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Wolhuter Wilderness Trail

Southern Kruger Park: 1 to 4 March 2000

The “wilderness trail” is a concept unique to Africa in that it has evolved to imply a walk in the company of a game ranger or conservation officer, usually armed, through big game country. Aspects of the ecology of the area, environmental management and ethics are also explained and the emphasis is often on environmental education. FAQ

The Wolhuter Wilderness Trail is the oldest in the park, established in 1978 in the area frequented by the legendary rangers, Harry and Henry Wolhuter. The trail camp lies about 10 km north-west of Berg-en-dal restcamp, in the transition zone between the mixed bushwillow woodlands and the Malelane mountain bushveld – white rhino country.  And did we bump into a few of them…

Jan and San rock art

Jan and San rock art

On the rough drive to the camp on the Wednesday evening, we spotted lion, an elephant bull in musth and two white rhino, all at very close range. It seems that because no humans had been on these roads since the rains and floods, the animals had reclaimed the area. Ours was the only trail running in the park, and the first since the floods, thanks to the passion and determination of our trail ranger, Jan Erasmus.

Marion and the hut

Marion and the hut

He was worried because heavy cloud predominated, and the last group had to be lifted out by helicopter as the waters flowed through the camp.  The bosses were going to have none of that again.

Thursday 2 March
Usually the morning walk commences before sunrise, but drizzle and distant thunder delayed our departure. The grass was long and wet and the bush more luxuriant than I had ever seen it.

We wound up a granite koppie to perch on an outcrop for a light breakfast. From there the panorama of the bushveld and granite hills spread out below us. In the distance we spotted a herd of buffalo, black shapes amongst the trees of riverine forest. Later we would be surprised at all the animals we couldn’t spot from there, despite powerful binoculars. This area has one leopard to every 3 square km’s, the highest concentration in the park. Needless to say, we never saw one.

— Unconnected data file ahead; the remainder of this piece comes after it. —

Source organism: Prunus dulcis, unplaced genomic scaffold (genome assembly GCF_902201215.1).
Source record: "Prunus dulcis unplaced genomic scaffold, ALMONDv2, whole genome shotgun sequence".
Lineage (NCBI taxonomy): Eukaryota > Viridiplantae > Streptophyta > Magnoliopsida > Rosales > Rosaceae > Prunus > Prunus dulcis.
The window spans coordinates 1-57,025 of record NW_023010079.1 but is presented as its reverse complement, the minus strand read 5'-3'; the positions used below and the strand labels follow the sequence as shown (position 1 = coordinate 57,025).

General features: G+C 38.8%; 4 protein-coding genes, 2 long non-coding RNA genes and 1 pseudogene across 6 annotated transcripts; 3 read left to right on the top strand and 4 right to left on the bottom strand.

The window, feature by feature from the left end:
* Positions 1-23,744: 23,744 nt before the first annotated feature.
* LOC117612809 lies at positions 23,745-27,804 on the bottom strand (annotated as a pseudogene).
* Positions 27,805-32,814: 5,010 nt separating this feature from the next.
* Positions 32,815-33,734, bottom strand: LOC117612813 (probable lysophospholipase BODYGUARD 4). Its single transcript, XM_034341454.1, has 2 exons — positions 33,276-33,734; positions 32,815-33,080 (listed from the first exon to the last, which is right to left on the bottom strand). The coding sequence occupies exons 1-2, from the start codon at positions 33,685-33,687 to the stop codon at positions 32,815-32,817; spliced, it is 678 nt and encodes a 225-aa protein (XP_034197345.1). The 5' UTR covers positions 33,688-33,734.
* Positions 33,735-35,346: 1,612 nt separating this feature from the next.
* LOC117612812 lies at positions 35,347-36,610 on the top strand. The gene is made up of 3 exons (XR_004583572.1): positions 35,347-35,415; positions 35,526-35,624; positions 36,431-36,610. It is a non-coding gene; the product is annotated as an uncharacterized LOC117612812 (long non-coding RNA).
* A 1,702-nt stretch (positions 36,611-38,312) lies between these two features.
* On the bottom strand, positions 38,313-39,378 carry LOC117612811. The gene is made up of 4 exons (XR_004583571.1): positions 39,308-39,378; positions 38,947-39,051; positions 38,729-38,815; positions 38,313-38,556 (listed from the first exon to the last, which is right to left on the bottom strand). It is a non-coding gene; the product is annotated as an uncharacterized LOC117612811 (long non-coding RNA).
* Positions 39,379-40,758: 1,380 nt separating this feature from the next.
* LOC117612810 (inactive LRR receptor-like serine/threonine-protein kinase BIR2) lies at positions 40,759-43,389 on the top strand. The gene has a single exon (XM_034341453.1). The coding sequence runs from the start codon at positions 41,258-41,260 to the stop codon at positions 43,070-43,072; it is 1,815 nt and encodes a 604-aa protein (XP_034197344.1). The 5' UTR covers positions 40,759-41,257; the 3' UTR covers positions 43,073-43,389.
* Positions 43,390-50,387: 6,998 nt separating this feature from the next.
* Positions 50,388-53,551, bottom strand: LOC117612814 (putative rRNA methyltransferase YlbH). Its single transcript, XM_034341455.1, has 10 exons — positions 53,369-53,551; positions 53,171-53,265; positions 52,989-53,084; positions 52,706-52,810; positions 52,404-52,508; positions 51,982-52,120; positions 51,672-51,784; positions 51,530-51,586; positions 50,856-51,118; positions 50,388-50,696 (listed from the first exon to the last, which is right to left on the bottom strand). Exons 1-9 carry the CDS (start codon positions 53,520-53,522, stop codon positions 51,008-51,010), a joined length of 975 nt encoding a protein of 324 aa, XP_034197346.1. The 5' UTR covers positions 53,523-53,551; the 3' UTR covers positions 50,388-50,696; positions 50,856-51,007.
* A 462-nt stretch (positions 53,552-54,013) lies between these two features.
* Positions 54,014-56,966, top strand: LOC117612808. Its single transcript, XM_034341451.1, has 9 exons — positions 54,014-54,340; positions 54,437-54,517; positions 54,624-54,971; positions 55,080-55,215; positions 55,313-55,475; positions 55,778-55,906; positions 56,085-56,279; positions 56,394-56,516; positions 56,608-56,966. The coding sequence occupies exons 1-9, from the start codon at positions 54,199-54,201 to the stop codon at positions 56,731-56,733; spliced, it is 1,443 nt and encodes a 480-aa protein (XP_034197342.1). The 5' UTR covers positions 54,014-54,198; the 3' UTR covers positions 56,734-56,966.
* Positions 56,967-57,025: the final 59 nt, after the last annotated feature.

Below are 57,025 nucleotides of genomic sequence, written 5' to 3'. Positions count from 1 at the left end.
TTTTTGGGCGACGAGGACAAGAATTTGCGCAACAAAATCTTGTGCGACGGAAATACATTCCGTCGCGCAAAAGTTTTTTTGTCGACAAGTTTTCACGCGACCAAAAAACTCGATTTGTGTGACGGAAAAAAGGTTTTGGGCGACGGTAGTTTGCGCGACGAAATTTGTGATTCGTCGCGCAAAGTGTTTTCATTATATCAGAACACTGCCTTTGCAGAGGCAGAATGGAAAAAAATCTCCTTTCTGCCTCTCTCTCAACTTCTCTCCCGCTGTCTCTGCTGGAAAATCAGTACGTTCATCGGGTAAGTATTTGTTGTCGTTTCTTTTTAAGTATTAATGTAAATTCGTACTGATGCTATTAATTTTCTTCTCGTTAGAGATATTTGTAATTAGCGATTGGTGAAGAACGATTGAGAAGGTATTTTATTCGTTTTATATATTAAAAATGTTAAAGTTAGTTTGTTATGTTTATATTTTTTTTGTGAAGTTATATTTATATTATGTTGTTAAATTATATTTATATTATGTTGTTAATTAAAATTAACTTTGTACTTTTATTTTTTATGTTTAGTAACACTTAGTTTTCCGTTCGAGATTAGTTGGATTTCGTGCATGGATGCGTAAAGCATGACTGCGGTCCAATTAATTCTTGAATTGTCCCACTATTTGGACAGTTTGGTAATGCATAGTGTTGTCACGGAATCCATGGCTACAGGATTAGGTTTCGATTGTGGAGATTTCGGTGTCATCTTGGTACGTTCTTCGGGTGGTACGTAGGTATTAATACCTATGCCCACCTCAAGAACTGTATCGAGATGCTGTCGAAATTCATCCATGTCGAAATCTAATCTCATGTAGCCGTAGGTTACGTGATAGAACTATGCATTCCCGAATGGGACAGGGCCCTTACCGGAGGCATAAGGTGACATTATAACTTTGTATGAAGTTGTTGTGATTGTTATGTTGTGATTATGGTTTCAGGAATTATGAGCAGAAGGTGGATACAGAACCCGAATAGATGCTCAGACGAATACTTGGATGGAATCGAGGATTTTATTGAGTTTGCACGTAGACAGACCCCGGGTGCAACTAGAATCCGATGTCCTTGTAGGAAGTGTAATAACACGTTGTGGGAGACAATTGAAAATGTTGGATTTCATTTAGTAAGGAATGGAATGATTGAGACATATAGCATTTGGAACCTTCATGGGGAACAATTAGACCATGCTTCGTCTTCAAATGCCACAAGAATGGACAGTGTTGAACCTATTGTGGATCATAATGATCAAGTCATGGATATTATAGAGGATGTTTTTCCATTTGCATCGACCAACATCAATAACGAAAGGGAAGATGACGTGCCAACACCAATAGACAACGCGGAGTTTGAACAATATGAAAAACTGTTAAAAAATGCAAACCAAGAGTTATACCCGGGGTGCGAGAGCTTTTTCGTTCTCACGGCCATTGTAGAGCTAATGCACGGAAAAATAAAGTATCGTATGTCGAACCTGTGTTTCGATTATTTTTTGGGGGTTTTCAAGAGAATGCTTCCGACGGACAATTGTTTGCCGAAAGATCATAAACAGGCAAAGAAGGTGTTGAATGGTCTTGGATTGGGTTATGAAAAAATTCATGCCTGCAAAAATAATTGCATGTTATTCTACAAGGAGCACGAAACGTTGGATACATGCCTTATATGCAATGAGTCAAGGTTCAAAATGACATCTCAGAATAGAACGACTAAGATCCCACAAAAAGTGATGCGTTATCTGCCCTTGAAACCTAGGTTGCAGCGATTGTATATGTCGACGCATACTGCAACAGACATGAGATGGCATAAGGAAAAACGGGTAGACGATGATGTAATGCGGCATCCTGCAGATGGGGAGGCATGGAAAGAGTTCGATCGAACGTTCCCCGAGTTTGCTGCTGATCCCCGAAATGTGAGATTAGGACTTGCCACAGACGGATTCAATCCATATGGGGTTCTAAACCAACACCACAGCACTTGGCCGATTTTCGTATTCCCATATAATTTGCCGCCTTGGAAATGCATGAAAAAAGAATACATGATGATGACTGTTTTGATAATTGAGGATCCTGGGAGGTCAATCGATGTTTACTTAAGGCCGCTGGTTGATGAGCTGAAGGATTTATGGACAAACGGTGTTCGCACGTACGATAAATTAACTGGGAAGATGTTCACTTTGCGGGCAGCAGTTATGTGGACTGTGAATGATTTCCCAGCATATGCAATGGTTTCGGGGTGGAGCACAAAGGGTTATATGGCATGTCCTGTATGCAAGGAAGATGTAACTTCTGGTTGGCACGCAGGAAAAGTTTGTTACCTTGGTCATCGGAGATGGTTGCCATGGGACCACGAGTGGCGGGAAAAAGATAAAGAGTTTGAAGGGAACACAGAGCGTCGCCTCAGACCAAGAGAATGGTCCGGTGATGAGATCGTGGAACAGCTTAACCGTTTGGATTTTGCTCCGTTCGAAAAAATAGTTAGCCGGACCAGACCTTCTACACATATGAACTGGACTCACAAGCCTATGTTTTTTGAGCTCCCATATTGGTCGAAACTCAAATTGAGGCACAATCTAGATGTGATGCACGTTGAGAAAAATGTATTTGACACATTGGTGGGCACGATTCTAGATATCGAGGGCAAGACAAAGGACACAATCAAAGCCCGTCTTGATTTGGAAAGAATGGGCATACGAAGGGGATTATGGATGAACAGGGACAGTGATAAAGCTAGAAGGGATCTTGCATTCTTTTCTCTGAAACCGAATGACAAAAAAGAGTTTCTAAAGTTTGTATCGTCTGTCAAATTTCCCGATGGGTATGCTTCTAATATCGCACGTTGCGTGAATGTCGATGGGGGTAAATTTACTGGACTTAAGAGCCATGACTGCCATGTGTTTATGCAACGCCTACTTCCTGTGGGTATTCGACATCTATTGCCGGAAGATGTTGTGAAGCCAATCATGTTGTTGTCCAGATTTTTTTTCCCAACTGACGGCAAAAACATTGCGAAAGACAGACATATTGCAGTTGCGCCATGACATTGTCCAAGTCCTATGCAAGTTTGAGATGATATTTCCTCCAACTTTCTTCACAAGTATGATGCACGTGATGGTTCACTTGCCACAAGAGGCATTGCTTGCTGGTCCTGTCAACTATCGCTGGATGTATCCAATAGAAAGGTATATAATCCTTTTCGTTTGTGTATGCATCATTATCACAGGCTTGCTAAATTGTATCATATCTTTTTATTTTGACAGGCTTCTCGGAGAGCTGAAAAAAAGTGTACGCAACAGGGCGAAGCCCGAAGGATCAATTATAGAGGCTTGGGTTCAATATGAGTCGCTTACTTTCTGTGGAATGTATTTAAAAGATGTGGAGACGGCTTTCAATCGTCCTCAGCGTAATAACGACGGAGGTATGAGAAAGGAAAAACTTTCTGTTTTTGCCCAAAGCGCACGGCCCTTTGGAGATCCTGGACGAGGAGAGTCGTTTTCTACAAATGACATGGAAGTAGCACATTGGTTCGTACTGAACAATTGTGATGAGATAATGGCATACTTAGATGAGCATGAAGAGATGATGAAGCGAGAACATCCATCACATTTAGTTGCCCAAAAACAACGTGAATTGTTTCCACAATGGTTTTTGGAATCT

On the way down Jan showed us a cave adorned with clear San rock paintings, said to be two millennia old. We then set off to the north-east in order to intercept the buffalo. As we approached a stream, we heard a white rhino greeting behind us. Jan did the recce and then took us two-by-two to view a large, dominant bull wallowing in a pan, some 50m distant. Great care was taken about this, because their bad eyesight, but sharp hearing and sense of smell, makes them curious and bedonderd.

Wading the stream we blundered into a menagerie of zebra, blue wildebeest and impala, plus one more rhino, who trundled off at our approach. Jan was testing the wind by squirting ash from a small bottle, while Kally Ubisi, his Shangaan assistant scanned the bush with his incomparable vision. Later it became clear, however, that sign, smell, sound and interpretation of animal behaviour – and the hairs on the back of one’s neck I reckon – are more useful senses to the rangers – you have to become one with the bush.

The rangers were impressive, and their professionalism was best illustrated when we exited a stream, and Jan and Kally both suddenly swung their rifles to the right, and cocked, in perfect sync and in one fluid motion. Most of us hadn’t even heard the rustle of undergrowth, but it was a buffalo dagga bull, luckily crossing in the other direction. Exciting times.